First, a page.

Calculating Batting Average

When it is a batter’s turn in the lineup, the announcer on TV might say that he is taking ‘his turn at bat.’ In this context, the term at bat is being used loosely, but what the batter is actually doing is making a plate appearance.

A plate appearance is a batter’s time at the plate regardless of the outcome—outs, walks, home runs are all plate appearances. We also track a stat called at bats that makes more sense when it comes to calculating certain averages (like batting average).

An at bat is a plate appearance except those resulting in sacrifice bunts, sacrifice flies, walks, hit batsmen, and obstruction or interference.

Why the different categories?

When it comes to calculating a statistic like batting average, which is the one of the most common ways to rate a player’s offensive performance, it is unfair to penalize or give the batter the benefit of the doubt in some of his plate appearances’ outcomes.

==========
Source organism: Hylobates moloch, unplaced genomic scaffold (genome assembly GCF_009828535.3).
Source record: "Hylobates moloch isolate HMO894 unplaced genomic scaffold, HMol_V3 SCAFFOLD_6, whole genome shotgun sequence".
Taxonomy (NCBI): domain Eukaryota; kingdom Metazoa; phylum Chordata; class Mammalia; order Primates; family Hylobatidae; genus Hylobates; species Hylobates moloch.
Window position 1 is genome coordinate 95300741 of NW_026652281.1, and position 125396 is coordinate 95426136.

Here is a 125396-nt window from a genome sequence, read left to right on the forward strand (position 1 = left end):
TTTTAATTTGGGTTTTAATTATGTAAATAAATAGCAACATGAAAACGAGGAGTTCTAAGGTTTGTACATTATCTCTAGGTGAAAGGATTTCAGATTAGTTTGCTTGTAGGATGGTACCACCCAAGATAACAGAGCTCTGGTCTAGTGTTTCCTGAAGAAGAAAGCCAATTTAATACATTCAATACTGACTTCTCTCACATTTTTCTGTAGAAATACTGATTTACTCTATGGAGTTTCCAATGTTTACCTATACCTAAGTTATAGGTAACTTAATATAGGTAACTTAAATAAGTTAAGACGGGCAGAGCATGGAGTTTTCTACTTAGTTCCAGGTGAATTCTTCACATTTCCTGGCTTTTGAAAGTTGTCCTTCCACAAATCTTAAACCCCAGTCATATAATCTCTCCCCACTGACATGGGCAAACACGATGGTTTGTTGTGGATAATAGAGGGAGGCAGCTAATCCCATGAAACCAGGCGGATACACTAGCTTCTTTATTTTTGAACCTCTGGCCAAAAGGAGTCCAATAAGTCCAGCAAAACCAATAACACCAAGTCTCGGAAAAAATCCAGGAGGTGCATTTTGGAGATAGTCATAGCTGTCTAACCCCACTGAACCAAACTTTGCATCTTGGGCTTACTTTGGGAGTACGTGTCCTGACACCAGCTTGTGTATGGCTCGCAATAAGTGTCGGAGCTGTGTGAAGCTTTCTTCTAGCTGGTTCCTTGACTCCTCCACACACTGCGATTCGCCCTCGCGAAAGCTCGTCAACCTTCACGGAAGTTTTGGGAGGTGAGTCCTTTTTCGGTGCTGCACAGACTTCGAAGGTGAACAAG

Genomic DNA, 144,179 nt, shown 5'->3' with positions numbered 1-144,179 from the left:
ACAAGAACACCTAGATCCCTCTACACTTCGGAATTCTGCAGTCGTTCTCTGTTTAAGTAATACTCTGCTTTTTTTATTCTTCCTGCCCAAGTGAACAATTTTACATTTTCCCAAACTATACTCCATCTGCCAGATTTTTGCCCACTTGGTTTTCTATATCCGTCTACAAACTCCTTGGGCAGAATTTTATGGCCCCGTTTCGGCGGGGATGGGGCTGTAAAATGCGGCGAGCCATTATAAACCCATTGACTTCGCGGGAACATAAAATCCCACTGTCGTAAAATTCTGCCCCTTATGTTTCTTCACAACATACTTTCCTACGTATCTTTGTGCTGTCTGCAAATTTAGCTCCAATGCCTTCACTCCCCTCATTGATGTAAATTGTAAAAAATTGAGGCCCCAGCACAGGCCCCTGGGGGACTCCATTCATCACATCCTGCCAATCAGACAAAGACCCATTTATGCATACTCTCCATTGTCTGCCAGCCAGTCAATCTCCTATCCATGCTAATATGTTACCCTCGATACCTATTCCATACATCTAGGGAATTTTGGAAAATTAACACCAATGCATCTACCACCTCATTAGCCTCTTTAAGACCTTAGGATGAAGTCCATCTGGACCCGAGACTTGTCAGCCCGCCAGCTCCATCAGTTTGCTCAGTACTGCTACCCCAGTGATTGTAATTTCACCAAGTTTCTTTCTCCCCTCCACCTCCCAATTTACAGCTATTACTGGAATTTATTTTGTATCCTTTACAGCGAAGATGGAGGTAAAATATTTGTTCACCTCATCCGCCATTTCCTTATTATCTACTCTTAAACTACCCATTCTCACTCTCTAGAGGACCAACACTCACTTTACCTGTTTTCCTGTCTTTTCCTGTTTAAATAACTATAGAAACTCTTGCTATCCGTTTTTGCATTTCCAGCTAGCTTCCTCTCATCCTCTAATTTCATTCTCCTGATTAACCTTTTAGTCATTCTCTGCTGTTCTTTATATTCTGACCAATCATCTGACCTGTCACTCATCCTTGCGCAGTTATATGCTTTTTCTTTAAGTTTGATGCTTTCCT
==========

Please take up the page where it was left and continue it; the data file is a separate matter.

Batting average is calculated by dividing the number of hits by the number of at bats over a span of time or within a particular set of circumstances. If we were to use plate appearances rather than at bats, it would essentially penalize a batter for the times that he walked or was hit by a pitch. This would not make sense as these outcomes are positive from the batter’s perspective.

Batting average is displayed by rounding the decimal to three places. We would say a hitter with a .310 batting average “is batting three-ten.” Even though this means that nearly 70% of this batter’s at bats result in an out, when you take into account every player’s average a .310 hitter would likely be one of the best in the league.

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